CAMBODIA has made dramatic progress in reducing death rates for children younger than 5, and has already met the national Millennium Development Goal for child mortality, according to findings in a new global study.
The findings, however, are much lower than government estimates, and were met with scepticism by local health officials on Monday.
The study, published in the medical journal The Lancet on Monday, concluded that there were 12 deaths per 1,000 children aged between 1 and 5, and 24.5 deaths per l,000 infants younger than 1.
The 2008 national census pegged the mortality rates at 83 per 1,000 children aged between 1 and 5, and 65 per 1,000 infants, a health official said Monday.
The authors of the report concluded that there had been a dramatic global decrease in child mortality, with deaths dropping from 11.9 million in 1990 to an estimated 7.7 million in 2010, but added that the decline would need to be accelerated in order to reach the UN’s goal of cutting child mortality by two-thirds by 2015.
They said another study would be needed to determine why some countries had been more successful than others in reducing child mortality rates, but identified income and education levels as well as progress in combating HIV as key factors.
According to the data, Cambodia had the fourth-highest rate of child mortality in Southeast Asia, placing just ahead of Myanmar, which had 14 deaths per 1,000 live births.
Laos had the highest number of child fatalities in the region, with 19 deaths per 1,000, and East Timor had the second-highest, with 17 per 1,000.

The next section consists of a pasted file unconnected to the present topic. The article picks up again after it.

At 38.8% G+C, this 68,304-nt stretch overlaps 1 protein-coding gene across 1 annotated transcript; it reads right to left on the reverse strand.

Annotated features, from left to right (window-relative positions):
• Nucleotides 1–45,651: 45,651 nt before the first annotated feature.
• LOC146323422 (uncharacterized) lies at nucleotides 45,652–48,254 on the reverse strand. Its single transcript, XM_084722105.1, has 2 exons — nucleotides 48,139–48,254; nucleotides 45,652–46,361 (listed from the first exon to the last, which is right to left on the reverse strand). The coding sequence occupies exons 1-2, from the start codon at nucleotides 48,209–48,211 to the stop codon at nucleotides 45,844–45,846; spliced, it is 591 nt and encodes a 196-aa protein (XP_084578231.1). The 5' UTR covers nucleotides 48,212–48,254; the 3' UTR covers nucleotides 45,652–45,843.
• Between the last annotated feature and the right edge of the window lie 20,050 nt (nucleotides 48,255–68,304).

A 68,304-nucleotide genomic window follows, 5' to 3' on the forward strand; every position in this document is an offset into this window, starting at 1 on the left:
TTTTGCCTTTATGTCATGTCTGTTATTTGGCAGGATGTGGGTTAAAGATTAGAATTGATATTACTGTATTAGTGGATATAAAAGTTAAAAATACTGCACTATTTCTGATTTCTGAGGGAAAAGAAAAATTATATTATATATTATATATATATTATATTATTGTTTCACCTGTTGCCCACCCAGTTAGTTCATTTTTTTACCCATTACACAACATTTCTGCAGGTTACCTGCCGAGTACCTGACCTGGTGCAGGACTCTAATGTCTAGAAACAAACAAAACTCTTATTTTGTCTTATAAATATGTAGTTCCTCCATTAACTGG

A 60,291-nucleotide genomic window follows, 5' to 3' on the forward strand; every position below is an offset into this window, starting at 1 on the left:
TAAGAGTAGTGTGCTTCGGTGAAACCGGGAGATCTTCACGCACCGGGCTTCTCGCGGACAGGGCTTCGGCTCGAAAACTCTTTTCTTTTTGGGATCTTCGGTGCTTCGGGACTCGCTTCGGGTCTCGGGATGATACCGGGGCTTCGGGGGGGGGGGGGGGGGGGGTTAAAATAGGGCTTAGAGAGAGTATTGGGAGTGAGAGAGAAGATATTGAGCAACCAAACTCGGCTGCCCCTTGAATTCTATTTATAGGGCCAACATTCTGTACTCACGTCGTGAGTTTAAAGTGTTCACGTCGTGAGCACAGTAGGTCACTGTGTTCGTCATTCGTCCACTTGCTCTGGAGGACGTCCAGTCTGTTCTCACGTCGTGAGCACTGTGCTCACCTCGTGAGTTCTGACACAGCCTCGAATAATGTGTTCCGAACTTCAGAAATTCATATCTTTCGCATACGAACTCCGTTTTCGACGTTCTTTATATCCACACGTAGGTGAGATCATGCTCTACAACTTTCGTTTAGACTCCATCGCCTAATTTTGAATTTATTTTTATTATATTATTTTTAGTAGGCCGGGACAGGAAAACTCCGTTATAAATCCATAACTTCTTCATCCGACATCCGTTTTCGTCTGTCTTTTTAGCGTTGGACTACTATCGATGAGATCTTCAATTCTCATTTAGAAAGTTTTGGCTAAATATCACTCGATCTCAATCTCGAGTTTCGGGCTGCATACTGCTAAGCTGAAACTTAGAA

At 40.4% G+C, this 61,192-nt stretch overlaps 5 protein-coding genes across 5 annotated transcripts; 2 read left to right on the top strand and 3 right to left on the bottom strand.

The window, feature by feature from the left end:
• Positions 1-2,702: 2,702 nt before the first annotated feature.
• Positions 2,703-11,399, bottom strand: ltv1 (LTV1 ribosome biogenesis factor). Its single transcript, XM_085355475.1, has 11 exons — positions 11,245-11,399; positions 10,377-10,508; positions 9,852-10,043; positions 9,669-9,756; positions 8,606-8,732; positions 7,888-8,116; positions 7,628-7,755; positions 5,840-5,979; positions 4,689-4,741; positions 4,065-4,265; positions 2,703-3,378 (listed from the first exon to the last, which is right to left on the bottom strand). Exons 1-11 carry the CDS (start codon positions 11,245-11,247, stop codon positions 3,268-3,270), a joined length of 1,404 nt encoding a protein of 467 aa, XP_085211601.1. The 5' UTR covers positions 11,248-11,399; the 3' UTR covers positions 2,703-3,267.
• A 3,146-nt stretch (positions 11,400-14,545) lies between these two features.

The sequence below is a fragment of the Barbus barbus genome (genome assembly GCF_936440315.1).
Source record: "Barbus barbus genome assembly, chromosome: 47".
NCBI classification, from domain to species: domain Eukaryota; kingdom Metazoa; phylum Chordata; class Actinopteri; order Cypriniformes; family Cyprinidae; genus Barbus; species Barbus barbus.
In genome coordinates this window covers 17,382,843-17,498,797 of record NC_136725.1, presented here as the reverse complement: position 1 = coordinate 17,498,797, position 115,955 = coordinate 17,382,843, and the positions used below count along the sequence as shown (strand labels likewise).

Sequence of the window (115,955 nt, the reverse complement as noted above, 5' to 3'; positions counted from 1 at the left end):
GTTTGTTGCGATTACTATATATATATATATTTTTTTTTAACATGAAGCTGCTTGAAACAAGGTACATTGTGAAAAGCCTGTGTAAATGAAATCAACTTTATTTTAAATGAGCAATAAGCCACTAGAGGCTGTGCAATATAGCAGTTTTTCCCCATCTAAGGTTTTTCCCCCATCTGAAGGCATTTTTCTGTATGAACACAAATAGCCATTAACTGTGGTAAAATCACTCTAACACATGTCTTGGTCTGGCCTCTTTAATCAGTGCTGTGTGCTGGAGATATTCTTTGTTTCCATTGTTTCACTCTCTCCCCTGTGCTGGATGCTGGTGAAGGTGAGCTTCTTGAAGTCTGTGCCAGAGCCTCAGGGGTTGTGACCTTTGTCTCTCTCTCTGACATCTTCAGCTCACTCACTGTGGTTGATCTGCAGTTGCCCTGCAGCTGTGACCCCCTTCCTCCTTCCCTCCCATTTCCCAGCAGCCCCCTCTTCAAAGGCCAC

Malaysia had the lowest rate of child mortality in the region, at 0.4 per 1,000 live births.
Thailand and Vietnam recorded 0.7 and 2.1 child deaths per 1,000 live births, respectively.
Despite Cambodia’s poor performance compared to its neighbours, the study found that child mortality rates in the Kingdom were far below national Millennium Development Goal (MDG) targets, which had health officials striving to reduce infant mortalities to 60 per 1,000 and child mortalities to 85 per 1,000 by 2010. The targets for 2015 were 50 infant deaths per 1,000 and 65 child deaths per 1,000.
The Lancet findings came as a surprise to some experts, who said it was unlikely that the numbers had dropped so dramatically in the past two years.
Paou Linar, head of child and maternal health care at the Phnom Penh Municipal Health Department, said the new Lancet figures were encouraging, but that they probably did not reflect an accurate national picture.
“I believe these figures might represent child mortality rates in Phnom Penh, but child mortality in rural areas is still high, which is a concern,” he said.
Sharon Wilkinson, country director for Care International in Cambodia, said it was hard to comment on the Lancet figures without seeing how the study was conducted, but added that she doubted that mortality rates had dropped so dramatically since the government census.
“I would be surprised to hear that the rate of infant mortality has come down from the high number of 65 to 24,” she said, and added that accurate statistics are hard to collect as births aren’t always recorded.
Health Minister Mam Bunheng declined to comment on the accuracy of the Lancet figures, but said he is optimistic that MDG targets pertaining to child mortality are within reach.